U.S. industrial production increased more than expected in December as unseasonably cold weather toward the end of the month boosted demand for heating, but manufacturing output slowed further.
The Federal Reserve said on Wednesday industrial output surged 0.9 percent last month also buoyed by robust gains in mining production after a downwardly revised 0.1 percent decline in November.
Economists polled by Reuters had forecast industrial production advancing 0.4 percent last month after a previously reported 0.2 percent increase in November. Industrial production rose at an annual rate of 8.2 percent in the fourth quarter, the biggest gain since the second quarter of 2010.
For all of 2017, industrial output rose 1.8 percent, the first and largest increase since 2014.
The industrial sector is being supported by a strengthening global economy and a weakening dollar, which is helping to make U.S. exports more competitive relative to those of the nation’s main trading partners. A survey early this month showed an acceleration in factory activity in December, with a measure of new orders recording its best reading since January 2004.
Mining production increased 1.6 percent amid a rebound in oil and gas well drilling. Utilities production accelerated 5.6 percent last month after declining 3.1 percent in November.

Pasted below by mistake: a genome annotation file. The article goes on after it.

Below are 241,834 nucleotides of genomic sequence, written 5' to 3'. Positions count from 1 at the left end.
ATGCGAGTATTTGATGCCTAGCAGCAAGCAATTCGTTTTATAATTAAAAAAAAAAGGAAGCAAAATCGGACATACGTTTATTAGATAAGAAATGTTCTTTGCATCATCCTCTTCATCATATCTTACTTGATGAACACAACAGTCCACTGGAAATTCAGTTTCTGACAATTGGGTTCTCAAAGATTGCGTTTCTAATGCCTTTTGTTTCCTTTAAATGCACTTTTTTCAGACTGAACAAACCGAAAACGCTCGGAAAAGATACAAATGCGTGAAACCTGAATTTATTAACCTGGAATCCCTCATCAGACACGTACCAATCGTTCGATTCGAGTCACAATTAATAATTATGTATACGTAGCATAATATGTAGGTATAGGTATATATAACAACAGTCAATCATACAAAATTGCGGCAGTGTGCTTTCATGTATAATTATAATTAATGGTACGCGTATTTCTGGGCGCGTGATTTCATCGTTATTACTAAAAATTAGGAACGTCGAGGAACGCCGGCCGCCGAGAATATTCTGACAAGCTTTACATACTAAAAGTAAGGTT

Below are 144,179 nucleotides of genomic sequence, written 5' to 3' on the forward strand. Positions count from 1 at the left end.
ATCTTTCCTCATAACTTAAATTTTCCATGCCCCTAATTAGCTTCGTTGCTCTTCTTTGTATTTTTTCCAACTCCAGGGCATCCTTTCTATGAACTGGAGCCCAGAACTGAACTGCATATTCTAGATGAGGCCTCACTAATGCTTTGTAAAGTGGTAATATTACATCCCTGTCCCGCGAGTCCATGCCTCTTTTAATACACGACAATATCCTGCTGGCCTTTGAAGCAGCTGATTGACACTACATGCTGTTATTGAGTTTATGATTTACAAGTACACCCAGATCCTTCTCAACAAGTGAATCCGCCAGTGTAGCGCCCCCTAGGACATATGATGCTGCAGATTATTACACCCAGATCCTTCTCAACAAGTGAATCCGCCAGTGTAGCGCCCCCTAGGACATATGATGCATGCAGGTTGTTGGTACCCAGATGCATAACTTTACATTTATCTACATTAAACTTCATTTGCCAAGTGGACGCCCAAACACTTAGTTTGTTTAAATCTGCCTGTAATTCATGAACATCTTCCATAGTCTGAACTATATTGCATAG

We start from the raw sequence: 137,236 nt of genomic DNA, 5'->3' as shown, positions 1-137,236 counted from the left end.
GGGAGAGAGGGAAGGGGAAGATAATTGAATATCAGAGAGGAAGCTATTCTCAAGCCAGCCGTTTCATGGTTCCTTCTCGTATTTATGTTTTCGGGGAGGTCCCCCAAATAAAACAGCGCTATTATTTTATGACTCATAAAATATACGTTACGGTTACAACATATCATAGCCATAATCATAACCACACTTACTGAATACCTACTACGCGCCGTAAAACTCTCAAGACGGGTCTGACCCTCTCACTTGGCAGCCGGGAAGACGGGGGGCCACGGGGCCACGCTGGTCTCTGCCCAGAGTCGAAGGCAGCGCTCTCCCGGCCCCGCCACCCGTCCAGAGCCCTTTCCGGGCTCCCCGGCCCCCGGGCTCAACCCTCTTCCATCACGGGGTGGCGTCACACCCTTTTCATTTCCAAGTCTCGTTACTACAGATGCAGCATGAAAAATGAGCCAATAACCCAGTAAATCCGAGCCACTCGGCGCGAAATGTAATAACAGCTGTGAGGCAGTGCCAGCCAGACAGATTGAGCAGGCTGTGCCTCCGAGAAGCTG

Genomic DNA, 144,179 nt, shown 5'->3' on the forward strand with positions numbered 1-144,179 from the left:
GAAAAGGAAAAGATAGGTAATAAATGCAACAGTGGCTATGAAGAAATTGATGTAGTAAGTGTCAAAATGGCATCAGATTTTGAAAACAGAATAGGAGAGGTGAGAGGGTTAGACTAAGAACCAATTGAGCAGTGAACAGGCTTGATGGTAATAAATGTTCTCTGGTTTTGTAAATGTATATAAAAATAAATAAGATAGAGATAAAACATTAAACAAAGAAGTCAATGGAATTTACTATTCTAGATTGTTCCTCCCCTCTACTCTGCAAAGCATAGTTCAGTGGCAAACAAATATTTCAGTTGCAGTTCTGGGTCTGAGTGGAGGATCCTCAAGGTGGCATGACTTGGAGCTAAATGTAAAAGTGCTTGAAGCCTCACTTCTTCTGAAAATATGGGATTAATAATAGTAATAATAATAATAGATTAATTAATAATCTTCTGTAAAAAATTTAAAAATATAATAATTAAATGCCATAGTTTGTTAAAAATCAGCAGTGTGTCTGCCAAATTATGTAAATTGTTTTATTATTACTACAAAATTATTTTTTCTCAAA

Bitter cold gripped a large part of the country at the end of December. The surge in utilities demand bodes well for consumer spending in the fourth quarter.
But manufacturing output gained only 0.1 percent in December, putting a wrinkle on the report, after rising 0.3 percent in the prior month. Manufacturing production jumped 1.5 percent in October.
Manufacturing output was last month held back by a 1.5 percent drop in the production of primary metals. Motor vehicle and parts production increased 2.0 percent. Manufacturing production rose at a 7.0 percent rate in the fourth quarter.
With output accelerating last month, capacity utilization, a measure of how fully industries are deploying their resources increased to 77.9 percent from 77.2 percent in November. Officials at the Fed tend to look at capacity use as a signal of how much “slack” remains in the economy and how much room there is for growth to accelerate before it becomes inflationary.